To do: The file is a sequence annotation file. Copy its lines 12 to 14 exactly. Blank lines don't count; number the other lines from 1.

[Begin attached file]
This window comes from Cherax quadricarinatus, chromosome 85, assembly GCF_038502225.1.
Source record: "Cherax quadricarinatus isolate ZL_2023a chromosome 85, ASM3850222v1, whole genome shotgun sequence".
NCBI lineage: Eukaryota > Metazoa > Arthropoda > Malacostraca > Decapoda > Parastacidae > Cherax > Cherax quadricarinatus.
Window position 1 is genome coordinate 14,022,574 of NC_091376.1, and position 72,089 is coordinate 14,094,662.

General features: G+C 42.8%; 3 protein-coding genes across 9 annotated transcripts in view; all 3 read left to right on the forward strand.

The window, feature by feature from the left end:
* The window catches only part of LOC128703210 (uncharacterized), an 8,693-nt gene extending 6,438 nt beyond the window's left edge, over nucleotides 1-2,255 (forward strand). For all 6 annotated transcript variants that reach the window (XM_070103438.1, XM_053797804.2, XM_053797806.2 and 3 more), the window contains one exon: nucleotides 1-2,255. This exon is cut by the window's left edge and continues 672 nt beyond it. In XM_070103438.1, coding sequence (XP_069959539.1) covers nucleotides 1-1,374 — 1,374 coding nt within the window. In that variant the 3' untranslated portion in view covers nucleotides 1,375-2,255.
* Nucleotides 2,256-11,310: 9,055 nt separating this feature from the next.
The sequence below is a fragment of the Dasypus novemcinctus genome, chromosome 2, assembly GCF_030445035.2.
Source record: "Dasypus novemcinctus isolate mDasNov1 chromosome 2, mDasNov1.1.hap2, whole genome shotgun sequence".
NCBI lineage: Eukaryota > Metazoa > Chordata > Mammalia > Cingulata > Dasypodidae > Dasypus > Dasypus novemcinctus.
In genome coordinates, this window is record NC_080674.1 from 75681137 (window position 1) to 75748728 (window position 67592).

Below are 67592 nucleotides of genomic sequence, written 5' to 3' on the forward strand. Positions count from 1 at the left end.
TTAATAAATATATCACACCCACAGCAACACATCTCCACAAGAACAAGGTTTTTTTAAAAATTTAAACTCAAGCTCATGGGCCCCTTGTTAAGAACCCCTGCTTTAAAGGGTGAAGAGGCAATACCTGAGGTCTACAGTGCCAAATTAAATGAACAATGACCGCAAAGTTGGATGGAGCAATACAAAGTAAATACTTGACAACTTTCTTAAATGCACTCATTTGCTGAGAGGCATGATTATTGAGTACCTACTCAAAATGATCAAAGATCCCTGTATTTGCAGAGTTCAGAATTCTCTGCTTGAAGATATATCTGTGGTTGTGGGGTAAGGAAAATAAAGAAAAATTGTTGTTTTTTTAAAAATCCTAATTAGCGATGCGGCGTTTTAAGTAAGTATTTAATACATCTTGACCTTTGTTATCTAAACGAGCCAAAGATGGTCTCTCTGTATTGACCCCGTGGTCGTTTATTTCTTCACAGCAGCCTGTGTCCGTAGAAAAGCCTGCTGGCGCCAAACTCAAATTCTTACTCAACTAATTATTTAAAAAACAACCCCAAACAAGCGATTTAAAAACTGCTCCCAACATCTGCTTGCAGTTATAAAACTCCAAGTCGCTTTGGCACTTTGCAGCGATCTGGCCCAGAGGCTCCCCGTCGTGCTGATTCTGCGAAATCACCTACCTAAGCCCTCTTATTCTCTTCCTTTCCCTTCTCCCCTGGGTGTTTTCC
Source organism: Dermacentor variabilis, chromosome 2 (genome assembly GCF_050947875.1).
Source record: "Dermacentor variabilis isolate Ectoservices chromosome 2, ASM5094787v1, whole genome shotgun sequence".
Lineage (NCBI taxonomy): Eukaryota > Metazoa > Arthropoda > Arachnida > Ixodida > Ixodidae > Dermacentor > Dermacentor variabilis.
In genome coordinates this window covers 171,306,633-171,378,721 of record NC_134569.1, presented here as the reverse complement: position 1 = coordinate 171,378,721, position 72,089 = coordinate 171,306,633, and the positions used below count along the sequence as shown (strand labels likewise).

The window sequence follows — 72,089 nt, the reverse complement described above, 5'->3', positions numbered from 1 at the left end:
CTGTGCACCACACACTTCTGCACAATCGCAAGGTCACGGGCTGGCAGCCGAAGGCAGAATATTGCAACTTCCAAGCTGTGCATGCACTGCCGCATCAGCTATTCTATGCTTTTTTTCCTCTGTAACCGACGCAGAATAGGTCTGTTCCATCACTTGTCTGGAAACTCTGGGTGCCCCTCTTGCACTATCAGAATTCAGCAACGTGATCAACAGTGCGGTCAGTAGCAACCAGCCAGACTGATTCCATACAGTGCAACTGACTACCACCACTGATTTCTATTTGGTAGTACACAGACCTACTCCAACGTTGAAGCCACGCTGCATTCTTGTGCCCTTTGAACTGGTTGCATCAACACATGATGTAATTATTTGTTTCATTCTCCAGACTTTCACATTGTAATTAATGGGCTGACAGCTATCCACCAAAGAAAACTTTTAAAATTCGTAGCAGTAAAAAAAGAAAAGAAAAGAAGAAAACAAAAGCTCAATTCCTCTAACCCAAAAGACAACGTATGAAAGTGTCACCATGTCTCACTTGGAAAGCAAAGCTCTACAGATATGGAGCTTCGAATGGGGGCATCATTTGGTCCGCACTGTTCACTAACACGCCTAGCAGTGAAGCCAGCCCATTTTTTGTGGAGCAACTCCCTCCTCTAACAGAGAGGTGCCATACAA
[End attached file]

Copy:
In genome coordinates, this window is record NC_080674.1 from 75681137 (window position 1) to 75748728 (window position 67592).

Below are 67592 nucleotides of genomic sequence, written 5' to 3' on the forward strand. Positions count from 1 at the left end.
TTAATAAATATATCACACCCACAGCAACACATCTCCACAAGAACAAGGTTTTTTTAAAAATTTAAACTCAAGCTCATGGGCCCCTTGTTAAGAACCCCTGCTTTAAAGGGTGAAGAGGCAATACCTGAGGTCTACAGTGCCAAATTAAATGAACAATGACCGCAAAGTTGGATGGAGCAATACAAAGTAAATACTTGACAACTTTCTTAAATGCACTCATTTGCTGAGAGGCATGATTATTGAGTACCTACTCAAAATGATCAAAGATCCCTGTATTTGCAGAGTTCAGAATTCTCTGCTTGAAGATATATCTGTGGTTGTGGGGTAAGGAAAATAAAGAAAAATTGTTGTTTTTTTAAAAATCCTAATTAGCGATGCGGCGTTTTAAGTAAGTATTTAATACATCTTGACCTTTGTTATCTAAACGAGCCAAAGATGGTCTCTCTGTATTGACCCCGTGGTCGTTTATTTCTTCACAGCAGCCTGTGTCCGTAGAAAAGCCTGCTGGCGCCAAACTCAAATTCTTACTCAACTAATTATTTAAAAAACAACCCCAAACAAGCGATTTAAAAACTGCTCCCAACATCTGCTTGCAGTTATAAAACTCCAAGTCGCTTTGGCACTTTGCAGCGATCTGGCCCAGAGGCTCCCCGTCGTGCTGATTCTGCGAAATCACCTACCTAAGCCCTCTTATTCTCTTCCTTTCCCTTCTCCCCTGGGTGTTTTCC